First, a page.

As we celebrate Earth Day 2014, a new article in a series on the National Science Foundation’s Long-Term Ecological Research (LTER) Network highlights LTER research that seeks to understand what our world will look like in the foreseeable future. “Earth Day in the Future: What Will It Be Like? is part thirteen in the Discovery… Read more »
Benefits to water and soil quality plus climate stabilization achieved with good crop yields By changing row-crop management practices in economically and environmentally stable ways, US farms could contribute to improved water quality, biological diversity, pest suppression, and soil fertility while helping to stabilize the climate, according to an article in the May issue of… Read more »
Welcome to the Spring 2014 Issue of Databits! This issue is dominated by two major themes – the past and the future. As we experience progressive changes in information management practices and technologies there is an illusory sameness, a sense that what “is now” always was and always will be. However, as articles in this… Read more »
The latest edition of the Long Term Ecological Research (LTER) Network quarterly newsletter, Network News, Spring 2014, Vol. 27 No. 1 (see http://news.lternet.edu/spring-2014) has just been published. The issue covers recent developments within the Network, as well as stories about research, education, and social science activities from various LTER sites.
The annual LTER Mini-Symposium was held Friday, February 21, 2014 at the National Science Foundation in Arlington, VA. The annual mini-symposium is a forum where LTER scientists share with colleagues from federal and non-government agencies, professional societies, and private organizations in Washington, D.C., the vision, relevance, and broader impacts of the scientific research undertaken by… Read more »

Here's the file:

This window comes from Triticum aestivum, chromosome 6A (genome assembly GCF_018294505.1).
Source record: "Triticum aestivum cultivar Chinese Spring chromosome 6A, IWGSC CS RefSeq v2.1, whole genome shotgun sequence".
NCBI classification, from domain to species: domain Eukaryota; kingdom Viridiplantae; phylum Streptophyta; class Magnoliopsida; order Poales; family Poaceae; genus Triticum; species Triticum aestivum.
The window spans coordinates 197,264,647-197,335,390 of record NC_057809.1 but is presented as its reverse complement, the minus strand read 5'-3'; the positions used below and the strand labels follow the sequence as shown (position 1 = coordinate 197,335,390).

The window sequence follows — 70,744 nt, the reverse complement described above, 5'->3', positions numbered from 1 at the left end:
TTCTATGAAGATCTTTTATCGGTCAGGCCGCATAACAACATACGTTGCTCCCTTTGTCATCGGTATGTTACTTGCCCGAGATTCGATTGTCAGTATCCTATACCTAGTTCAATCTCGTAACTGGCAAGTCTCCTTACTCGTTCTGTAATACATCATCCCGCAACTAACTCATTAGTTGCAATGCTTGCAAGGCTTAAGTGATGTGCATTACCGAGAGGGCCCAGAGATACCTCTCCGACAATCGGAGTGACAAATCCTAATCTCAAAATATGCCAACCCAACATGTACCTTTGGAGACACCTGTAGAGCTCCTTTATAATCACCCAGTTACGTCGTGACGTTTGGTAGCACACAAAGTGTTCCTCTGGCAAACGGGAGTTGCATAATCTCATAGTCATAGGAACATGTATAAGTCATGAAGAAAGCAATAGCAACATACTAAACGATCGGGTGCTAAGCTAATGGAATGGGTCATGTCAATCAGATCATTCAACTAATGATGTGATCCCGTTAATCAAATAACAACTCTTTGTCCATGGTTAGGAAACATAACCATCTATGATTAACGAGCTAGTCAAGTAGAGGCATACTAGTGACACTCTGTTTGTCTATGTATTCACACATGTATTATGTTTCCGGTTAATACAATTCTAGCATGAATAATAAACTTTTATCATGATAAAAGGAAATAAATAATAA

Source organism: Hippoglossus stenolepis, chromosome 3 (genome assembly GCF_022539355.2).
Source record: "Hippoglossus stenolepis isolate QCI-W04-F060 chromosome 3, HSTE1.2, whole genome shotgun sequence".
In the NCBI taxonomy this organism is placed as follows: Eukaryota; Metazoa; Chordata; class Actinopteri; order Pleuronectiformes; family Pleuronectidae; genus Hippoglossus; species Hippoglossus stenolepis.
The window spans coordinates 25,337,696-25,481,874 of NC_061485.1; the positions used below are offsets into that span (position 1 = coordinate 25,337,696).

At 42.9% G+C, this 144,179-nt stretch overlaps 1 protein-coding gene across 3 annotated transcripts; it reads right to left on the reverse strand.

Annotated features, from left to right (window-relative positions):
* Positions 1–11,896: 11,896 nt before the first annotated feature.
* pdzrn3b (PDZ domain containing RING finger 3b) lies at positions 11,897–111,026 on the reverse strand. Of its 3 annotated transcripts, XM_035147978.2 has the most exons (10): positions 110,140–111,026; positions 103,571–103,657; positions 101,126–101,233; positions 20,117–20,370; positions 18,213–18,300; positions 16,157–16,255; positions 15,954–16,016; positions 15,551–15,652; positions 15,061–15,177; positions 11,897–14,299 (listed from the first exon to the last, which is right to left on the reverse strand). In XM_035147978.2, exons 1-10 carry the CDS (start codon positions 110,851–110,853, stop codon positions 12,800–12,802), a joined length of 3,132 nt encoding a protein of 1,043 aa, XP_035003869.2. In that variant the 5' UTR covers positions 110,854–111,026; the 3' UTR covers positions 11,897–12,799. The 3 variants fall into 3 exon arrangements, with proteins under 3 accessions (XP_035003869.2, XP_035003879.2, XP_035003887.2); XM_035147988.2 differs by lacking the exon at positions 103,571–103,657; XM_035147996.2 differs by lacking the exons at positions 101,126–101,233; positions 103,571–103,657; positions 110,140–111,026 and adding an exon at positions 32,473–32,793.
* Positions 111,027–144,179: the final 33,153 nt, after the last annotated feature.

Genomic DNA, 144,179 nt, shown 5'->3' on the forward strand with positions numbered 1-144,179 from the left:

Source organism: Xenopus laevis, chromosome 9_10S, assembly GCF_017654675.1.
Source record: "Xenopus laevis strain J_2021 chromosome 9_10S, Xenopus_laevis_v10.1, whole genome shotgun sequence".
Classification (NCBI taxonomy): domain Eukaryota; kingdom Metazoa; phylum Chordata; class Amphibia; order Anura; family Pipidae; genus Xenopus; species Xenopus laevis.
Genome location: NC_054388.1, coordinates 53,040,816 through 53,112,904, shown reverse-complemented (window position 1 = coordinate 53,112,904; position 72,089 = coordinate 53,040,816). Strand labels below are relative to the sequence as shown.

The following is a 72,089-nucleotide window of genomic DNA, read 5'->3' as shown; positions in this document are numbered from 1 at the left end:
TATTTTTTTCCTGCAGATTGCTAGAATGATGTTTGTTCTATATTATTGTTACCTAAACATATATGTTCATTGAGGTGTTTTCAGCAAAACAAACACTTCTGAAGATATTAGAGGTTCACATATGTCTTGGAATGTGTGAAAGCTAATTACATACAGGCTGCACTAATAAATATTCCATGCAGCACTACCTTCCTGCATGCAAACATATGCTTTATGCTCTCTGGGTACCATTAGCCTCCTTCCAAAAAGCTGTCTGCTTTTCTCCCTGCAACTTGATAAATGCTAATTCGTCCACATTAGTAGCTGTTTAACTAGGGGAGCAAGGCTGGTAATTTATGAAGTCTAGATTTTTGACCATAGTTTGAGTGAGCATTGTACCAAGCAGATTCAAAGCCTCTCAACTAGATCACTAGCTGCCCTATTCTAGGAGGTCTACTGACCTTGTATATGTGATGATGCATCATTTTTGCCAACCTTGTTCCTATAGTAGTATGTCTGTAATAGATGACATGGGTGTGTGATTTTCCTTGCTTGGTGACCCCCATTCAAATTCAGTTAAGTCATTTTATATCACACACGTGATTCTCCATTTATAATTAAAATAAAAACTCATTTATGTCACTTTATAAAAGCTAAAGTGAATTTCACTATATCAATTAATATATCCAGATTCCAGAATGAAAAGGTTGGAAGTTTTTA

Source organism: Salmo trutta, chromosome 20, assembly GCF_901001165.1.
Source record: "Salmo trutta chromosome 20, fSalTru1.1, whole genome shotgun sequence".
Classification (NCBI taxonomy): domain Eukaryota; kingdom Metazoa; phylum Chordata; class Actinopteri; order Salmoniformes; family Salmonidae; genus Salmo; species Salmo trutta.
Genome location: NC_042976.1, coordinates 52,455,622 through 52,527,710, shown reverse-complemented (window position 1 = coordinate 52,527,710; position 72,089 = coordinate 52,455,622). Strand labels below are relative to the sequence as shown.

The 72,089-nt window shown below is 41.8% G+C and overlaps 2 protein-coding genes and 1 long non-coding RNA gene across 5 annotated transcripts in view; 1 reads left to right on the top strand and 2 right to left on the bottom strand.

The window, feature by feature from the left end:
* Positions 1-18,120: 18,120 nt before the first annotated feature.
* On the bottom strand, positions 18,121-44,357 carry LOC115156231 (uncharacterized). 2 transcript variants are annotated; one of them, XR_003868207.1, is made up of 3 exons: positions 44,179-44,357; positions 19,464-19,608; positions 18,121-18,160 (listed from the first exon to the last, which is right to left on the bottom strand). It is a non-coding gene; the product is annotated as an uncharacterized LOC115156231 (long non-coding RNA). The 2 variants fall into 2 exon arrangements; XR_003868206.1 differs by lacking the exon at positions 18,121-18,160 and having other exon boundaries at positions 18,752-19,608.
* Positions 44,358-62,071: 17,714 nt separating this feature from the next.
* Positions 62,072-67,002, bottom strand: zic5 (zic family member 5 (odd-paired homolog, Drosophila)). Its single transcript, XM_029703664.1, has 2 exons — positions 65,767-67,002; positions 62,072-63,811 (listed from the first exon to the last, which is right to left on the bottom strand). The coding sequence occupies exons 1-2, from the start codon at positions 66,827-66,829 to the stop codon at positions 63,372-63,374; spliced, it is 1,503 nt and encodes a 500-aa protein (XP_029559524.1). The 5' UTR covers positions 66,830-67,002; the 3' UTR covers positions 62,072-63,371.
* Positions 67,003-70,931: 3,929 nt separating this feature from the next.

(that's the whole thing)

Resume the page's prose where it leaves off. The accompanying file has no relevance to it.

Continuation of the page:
The USDA recently announced the formation of regional climate hubs at seven locations across the United States in an initiative aimed at helping farmers, ranchers and rural communities cope with the effects of climate change. Three of these hubs are associated with Long Term Ecological Research (LTER) Network sites—the Jornada LTER in southern New Mexico,… Read more »
The latest research findings from the Kellogg Biological Station (KBS) Long Term Ecological Research (LTER) program suggest that biofuel production should be gauged by much more than the yield. Writing in the latest issue of the Proceedings of the National Academy of Sciences (PNAS) journal, KBS researchers show that even though corn yields the greatest… Read more »
You can now read the latest edition of the Long Term Ecological Research (LTER) Network quarterly newsletter, Network News, Fall 2013 Vol. 26 No. 4 (see http://news.lternet.edu/fall-2013-0). This final issue of 2013 covers recent developments within the Network, as well as stories about research, education, and social science activities from various LTER sites.
Important findings reveal promise and peril of land-use decisions Petersham, MA – A groundbreaking study by Harvard University’s Harvard Forest Long Term Ecological Research (LTER) program and the Smithsonian Institution reveals that, if left unchecked, recent trends in the loss of forests to development will undermine significant land conservation gains in Massachusetts, jeopardize water quality,… Read more »
Human-induced changes may prevent wetlands from doing what they do best–mitigate expected sea level rise due to climate change, say Long Term Ecological Research (LTER) scientists in a paper featured in the latest issue of the scientific journal, Nature. In a press release issued by the National Science Foundation (NSF), lead author Matthew Kirwan of… Read more »